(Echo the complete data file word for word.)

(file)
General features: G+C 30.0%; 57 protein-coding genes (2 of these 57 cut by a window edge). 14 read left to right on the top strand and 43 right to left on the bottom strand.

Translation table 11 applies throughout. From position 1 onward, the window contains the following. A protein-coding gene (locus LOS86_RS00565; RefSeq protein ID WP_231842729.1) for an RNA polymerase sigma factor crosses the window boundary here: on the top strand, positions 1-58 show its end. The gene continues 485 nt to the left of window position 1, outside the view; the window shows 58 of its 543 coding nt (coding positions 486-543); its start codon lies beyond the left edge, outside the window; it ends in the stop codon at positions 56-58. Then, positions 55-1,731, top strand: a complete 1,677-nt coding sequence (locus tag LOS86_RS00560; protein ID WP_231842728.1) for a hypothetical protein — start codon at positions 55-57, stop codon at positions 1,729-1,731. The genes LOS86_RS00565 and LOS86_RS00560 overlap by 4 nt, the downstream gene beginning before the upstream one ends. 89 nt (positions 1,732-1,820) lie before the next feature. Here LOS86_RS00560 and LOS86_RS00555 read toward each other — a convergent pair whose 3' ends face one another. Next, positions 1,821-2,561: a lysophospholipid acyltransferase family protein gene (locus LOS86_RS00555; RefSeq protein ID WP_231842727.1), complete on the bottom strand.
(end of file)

General features: G+C 30.0%; 57 protein-coding genes (2 of these 57 cut by a window edge). 14 read left to right on the top strand and 43 right to left on the bottom strand.

Translation table 11 applies throughout. From position 1 onward, the window contains the following. A protein-coding gene (locus LOS86_RS00565; RefSeq protein ID WP_231842729.1) for an RNA polymerase sigma factor crosses the window boundary here: on the top strand, positions 1-58 show its end. The gene continues 485 nt to the left of window position 1, outside the view; the window shows 58 of its 543 coding nt (coding positions 486-543); its start codon lies beyond the left edge, outside the window; it ends in the stop codon at positions 56-58. Then, positions 55-1,731, top strand: a complete 1,677-nt coding sequence (locus tag LOS86_RS00560; protein ID WP_231842728.1) for a hypothetical protein — start codon at positions 55-57, stop codon at positions 1,729-1,731. The genes LOS86_RS00565 and LOS86_RS00560 overlap by 4 nt, the downstream gene beginning before the upstream one ends. 89 nt (positions 1,732-1,820) lie before the next feature. Here LOS86_RS00560 and LOS86_RS00555 read toward each other — a convergent pair whose 3' ends face one another. Next, positions 1,821-2,561: a lysophospholipid acyltransferase family protein gene (locus LOS86_RS00555; RefSeq protein ID WP_231842727.1), complete on the bottom strand.